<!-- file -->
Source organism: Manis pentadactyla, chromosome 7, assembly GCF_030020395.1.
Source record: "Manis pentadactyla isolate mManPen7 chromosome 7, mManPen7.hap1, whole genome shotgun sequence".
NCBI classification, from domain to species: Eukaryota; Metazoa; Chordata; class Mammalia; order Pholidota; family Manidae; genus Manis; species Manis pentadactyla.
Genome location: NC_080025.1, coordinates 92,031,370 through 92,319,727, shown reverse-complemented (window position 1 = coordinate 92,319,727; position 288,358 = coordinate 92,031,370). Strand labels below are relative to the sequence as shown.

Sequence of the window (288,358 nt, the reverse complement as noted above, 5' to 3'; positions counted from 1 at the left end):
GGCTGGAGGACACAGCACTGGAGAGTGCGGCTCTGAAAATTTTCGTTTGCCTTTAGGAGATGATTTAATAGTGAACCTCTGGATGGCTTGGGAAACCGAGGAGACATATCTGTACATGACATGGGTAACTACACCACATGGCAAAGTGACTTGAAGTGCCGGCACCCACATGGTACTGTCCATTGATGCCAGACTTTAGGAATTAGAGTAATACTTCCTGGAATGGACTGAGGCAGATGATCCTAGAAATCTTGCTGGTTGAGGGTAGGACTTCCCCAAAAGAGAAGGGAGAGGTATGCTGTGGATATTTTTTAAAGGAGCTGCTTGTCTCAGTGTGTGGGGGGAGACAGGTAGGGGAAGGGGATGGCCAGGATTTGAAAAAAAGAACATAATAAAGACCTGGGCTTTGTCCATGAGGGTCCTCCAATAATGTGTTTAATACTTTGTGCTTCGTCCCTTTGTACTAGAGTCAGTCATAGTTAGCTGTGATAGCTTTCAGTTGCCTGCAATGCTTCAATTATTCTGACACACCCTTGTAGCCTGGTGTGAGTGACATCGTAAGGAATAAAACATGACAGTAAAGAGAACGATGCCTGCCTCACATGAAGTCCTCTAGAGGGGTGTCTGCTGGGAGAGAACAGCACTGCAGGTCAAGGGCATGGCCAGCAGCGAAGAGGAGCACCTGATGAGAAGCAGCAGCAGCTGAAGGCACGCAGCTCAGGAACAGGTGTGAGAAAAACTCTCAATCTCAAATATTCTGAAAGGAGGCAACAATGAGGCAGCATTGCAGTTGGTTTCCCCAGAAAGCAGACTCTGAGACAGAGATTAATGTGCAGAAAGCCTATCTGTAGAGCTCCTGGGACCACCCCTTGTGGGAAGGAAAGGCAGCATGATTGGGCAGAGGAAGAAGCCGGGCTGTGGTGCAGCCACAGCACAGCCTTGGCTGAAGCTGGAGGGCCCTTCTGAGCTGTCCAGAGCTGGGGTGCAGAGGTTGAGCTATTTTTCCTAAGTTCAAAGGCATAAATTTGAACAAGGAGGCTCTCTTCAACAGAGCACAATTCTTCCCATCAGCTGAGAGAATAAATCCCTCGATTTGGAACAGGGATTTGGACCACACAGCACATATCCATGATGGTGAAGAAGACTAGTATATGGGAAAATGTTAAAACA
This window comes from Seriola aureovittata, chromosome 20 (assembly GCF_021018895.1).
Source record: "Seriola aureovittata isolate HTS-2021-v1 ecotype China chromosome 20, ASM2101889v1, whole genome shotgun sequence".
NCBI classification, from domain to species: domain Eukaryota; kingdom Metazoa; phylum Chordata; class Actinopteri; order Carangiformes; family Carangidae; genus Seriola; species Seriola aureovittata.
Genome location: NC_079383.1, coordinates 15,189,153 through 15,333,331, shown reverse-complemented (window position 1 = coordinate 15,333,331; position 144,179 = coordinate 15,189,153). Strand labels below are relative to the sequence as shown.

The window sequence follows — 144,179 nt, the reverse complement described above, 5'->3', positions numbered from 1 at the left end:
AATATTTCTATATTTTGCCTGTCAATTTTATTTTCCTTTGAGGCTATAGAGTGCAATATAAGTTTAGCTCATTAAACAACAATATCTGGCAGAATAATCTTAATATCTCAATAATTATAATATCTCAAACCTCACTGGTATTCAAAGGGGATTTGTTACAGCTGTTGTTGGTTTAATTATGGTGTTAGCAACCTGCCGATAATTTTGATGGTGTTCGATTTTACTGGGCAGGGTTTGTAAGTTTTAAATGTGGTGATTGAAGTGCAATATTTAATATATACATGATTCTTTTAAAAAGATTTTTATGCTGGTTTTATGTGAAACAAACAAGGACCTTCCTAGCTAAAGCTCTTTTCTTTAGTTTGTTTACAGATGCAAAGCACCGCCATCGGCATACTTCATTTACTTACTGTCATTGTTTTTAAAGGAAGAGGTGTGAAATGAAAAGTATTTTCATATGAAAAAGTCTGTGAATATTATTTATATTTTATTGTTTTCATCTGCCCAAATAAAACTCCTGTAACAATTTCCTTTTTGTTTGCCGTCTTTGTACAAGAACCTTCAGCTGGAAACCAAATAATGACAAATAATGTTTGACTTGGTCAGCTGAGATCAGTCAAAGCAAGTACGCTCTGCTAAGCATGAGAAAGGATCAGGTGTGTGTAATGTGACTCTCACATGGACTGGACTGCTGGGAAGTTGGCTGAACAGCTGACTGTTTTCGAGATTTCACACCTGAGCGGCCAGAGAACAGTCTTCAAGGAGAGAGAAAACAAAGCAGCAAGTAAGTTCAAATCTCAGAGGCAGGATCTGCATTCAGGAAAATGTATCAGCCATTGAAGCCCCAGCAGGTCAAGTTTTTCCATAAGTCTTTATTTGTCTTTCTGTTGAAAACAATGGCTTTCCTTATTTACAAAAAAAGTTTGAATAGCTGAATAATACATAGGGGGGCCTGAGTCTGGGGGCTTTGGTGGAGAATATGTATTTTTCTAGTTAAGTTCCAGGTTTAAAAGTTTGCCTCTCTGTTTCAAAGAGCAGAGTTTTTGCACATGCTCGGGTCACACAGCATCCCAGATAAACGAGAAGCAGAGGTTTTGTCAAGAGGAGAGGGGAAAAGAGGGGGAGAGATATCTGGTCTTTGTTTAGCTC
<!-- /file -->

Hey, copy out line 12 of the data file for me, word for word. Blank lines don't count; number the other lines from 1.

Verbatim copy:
AATATTTCTATATTTTGCCTGTCAATTTTATTTTCCTTTGAGGCTATAGAGTGCAATATAAGTTTAGCTCATTAAACAACAATATCTGGCAGAATAATCTTAATATCTCAATAATTATAATATCTCAAACCTCACTGGTATTCAAAGGGGATTTGTTACAGCTGTTGTTGGTTTAATTATGGTGTTAGCAACCTGCCGATAATTTTGATGGTGTTCGATTTTACTGGGCAGGGTTTGTAAGTTTTAAATGTGGTGATTGAAGTGCAATATTTAATATATACATGATTCTTTTAAAAAGATTTTTATGCTGGTTTTATGTGAAACAAACAAGGACCTTCCTAGCTAAAGCTCTTTTCTTTAGTTTGTTTACAGATGCAAAGCACCGCCATCGGCATACTTCATTTACTTACTGTCATTGTTTTTAAAGGAAGAGGTGTGAAATGAAAAGTATTTTCATATGAAAAAGTCTGTGAATATTATTTATATTTTATTGTTTTCATCTGCCCAAATAAAACTCCTGTAACAATTTCCTTTTTGTTTGCCGTCTTTGTACAAGAACCTTCAGCTGGAAACCAAATAATGACAAATAATGTTTGACTTGGTCAGCTGAGATCAGTCAAAGCAAGTACGCTCTGCTAAGCATGAGAAAGGATCAGGTGTGTGTAATGTGACTCTCACATGGACTGGACTGCTGGGAAGTTGGCTGAACAGCTGACTGTTTTCGAGATTTCACACCTGAGCGGCCAGAGAACAGTCTTCAAGGAGAGAGAAAACAAAGCAGCAAGTAAGTTCAAATCTCAGAGGCAGGATCTGCATTCAGGAAAATGTATCAGCCATTGAAGCCCCAGCAGGTCAAGTTTTTCCATAAGTCTTTATTTGTCTTTCTGTTGAAAACAATGGCTTTCCTTATTTACAAAAAAAGTTTGAATAGCTGAATAATACATAGGGGGGCCTGAGTCTGGGGGCTTTGGTGGAGAATATGTATTTTTCTAGTTAAGTTCCAGGTTTAAAAGTTTGCCTCTCTGTTTCAAAGAGCAGAGTTTTTGCACATGCTCGGGTCACACAGCATCCCAGATAAACGAGAAGCAGAGGTTTTGTCAAGAGGAGAGGGGAAAAGAGGGGGAGAGATATCTGGTCTTTGTTTAGCTC